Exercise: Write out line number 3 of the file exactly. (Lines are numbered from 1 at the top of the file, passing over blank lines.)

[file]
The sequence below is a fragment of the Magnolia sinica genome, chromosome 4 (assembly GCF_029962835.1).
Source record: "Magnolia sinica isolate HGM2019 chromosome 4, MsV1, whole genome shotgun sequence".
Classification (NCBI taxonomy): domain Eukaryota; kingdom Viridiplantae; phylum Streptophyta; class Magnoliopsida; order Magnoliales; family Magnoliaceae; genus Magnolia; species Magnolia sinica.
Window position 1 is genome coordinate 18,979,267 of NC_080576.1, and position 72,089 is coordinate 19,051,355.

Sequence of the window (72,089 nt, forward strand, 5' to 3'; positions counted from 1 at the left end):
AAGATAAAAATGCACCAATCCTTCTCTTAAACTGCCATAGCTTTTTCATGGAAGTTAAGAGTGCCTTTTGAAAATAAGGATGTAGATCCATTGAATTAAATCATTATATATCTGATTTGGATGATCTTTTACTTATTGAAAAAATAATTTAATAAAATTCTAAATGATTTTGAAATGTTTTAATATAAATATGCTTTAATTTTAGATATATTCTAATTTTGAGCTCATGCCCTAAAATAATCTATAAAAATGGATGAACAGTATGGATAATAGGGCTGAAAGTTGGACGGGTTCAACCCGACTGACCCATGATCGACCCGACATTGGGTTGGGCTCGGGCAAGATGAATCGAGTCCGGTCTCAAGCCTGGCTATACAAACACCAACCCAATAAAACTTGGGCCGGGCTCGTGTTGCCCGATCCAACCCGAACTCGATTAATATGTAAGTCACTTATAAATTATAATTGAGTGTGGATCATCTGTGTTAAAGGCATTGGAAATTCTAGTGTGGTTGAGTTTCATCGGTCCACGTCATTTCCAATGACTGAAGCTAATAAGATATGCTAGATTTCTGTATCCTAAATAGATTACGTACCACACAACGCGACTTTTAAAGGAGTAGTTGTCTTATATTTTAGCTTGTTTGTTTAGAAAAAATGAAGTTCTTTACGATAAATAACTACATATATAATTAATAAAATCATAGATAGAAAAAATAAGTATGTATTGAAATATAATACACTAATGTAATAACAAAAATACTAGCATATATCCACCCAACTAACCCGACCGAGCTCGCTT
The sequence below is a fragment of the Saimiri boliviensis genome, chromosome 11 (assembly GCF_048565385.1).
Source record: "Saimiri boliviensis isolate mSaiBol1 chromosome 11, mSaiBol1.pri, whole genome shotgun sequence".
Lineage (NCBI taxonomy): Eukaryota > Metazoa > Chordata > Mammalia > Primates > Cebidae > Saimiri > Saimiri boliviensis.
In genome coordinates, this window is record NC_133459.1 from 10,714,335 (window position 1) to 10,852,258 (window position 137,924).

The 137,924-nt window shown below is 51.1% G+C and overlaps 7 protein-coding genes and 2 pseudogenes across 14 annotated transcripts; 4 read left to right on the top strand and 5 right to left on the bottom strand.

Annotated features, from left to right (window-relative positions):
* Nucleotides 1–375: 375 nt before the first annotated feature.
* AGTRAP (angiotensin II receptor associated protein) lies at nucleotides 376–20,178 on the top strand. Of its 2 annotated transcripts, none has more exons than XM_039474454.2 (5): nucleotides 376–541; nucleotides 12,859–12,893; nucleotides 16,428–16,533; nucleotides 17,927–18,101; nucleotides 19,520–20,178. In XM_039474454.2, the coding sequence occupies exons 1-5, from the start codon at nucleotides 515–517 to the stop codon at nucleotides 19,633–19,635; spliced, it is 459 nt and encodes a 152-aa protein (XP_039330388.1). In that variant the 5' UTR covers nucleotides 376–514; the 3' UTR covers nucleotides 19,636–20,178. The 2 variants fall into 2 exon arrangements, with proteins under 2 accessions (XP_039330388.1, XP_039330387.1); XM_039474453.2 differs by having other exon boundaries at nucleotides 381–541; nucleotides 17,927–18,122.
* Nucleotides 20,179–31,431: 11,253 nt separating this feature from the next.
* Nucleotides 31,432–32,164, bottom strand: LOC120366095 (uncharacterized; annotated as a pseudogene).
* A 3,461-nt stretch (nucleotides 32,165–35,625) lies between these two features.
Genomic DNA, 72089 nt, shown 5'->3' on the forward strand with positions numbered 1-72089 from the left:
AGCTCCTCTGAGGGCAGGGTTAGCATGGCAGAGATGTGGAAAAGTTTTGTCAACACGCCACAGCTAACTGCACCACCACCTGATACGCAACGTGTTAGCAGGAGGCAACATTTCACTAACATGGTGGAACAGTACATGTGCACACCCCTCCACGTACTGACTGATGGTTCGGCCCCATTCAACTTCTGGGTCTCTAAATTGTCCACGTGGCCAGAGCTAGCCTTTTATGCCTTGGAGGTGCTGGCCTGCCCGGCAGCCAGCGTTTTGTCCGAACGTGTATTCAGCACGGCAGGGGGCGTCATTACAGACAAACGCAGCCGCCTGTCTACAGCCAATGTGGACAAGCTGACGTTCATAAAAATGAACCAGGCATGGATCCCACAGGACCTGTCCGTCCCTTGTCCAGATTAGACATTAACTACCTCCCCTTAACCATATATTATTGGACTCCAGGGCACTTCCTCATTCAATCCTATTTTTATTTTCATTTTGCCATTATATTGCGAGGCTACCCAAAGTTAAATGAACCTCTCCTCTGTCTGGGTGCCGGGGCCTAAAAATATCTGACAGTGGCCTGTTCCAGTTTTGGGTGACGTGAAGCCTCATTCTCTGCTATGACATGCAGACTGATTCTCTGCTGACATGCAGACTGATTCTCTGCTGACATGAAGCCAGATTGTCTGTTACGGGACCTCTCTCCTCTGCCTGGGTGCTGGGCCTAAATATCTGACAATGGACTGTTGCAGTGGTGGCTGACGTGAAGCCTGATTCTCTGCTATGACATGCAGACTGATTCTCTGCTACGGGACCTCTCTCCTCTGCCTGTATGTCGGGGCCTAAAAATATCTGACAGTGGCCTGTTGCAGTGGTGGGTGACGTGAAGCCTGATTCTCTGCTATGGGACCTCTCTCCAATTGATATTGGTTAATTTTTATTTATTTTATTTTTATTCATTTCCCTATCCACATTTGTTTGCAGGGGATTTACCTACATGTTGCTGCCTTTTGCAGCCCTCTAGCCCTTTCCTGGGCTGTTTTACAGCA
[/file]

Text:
Classification (NCBI taxonomy): domain Eukaryota; kingdom Viridiplantae; phylum Streptophyta; class Magnoliopsida; order Magnoliales; family Magnoliaceae; genus Magnolia; species Magnolia sinica.